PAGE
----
One of the most important things you can do in any classroom is to build rapport with your students, even if you are just there for the day. Take a few minutes to get to know the group, and when possible, spend some time with each person individually throughout the day. While students with autism may not display the same social skills as typically developing peers, this does not mean they aren’t interested in social interaction, and they may still be learning the social skills needed to interact confidently. They may feel overwhelmed and/or seem hesitant to engage, so gauge each student’s comfort level and give encouraging feedback. You may not be aware of a student’s diagnosis of ASD, so be sensitive to each student’s needs and never take anything personally.
3. Maintain Consistency
In addition to following the lesson plan or the instructions provided to you by the school personnel, take cues from your students and ask them questions about what they normally do. Structure and routines are essential for successful classroom management and must be adhered to as closely as possible. For students with autism, consistency is especially important. By maintaining the existing structures and routines, you are providing a consistent environment that allows children on the autism spectrum to feel safe. Feeling safe and secure is critical for any student to be engaged and available for learning.
4. Use Positive Reinforcement
Reinforcement helps students understand the relationship between behaviors and consequences that follow behaviors. When used effectively, reinforcement can help teach target skills and increase desired behaviors. Providing positive reinforcement (such as behavior-specific praise) for desired or appropriate behaviors is an effective tool for you as a substitute or paraprofessional, even if you don’t have access to an IEP. Be sure to provide the reinforcement each time (and only when) the student engages in the desired behavior. If the classroom uses a token economy, use that system to reinforce behavior as well.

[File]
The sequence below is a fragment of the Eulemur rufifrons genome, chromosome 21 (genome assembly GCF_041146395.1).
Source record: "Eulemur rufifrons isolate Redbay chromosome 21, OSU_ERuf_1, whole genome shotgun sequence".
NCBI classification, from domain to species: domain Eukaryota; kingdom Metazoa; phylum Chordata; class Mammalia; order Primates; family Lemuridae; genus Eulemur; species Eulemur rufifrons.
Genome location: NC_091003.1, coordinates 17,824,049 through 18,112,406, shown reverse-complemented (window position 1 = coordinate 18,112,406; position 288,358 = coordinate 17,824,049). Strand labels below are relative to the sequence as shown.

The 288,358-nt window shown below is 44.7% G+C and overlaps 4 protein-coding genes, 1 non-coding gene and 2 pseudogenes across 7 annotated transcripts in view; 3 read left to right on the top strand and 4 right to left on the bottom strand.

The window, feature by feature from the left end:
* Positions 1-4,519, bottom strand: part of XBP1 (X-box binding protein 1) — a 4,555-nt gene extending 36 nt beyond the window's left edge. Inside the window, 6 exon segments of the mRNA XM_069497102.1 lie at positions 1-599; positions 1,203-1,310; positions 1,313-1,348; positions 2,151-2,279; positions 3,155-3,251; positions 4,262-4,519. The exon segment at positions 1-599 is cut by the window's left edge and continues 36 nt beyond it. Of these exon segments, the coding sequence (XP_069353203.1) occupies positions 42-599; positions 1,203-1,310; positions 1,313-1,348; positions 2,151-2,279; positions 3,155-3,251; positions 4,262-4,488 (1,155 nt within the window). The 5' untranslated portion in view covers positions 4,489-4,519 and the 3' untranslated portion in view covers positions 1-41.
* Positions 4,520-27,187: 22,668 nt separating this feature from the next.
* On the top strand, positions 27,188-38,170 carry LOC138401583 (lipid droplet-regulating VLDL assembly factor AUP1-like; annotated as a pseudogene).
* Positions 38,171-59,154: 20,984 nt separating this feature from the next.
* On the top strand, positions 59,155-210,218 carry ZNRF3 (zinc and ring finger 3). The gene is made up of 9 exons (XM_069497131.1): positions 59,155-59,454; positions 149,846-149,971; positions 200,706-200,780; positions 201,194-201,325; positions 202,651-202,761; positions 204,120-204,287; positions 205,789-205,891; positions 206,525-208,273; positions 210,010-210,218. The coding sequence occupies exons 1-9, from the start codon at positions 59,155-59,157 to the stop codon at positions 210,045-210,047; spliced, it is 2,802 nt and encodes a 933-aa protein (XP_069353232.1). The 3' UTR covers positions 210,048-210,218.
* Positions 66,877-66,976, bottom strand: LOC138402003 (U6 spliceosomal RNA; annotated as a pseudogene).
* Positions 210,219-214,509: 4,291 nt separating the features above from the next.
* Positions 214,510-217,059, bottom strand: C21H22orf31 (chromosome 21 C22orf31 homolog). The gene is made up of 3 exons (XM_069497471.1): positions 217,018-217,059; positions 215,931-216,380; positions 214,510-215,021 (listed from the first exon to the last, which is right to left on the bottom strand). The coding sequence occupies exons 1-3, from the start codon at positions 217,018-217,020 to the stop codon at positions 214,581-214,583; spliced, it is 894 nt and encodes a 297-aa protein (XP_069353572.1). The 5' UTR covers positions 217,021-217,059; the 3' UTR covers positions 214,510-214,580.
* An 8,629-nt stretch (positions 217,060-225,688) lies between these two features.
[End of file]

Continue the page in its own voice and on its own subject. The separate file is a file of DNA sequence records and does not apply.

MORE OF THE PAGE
5. Model Desired Behaviors
In modeling, the educator shows students how to perform a skill while describing each step with a rationale. This gives students both a visual and verbal example of what they will be expected to do. The model can be delivered in-person or via video or audio. Video modeling is well-documented in the behavioral sciences as an effective intervention or support for students with autism. Demonstrating the behavior for a learner to mimic has been used to target various behaviors across many areas of functioning, including language, social behavior, play, academics, and adaptive skills.
- h3>6. Provide Structured Social Interactions
Just as modeling helps guide the behavior of students with autism, providing structured social interactions is another support that gives students clarity and security in navigating social situations. Provide pre-packaged responses for expected interactions and explicitly teach appropriate behaviors. For example, if asking the class to participate in a turn-based game, make it clear that students should count to two before taking their turn after another student has completed their turn. Another example is instructing students to say, “May I borrow your colored pencil?” if they need a colored pencil from another student. While we may take some of these skills for granted, we engage in such structured social interactions every day. While some people learn implicitly how to respond in various social situations, explicit instruction is needed for students with autism to be able to effectively communicate their needs or successfully participate in a social setting such as school.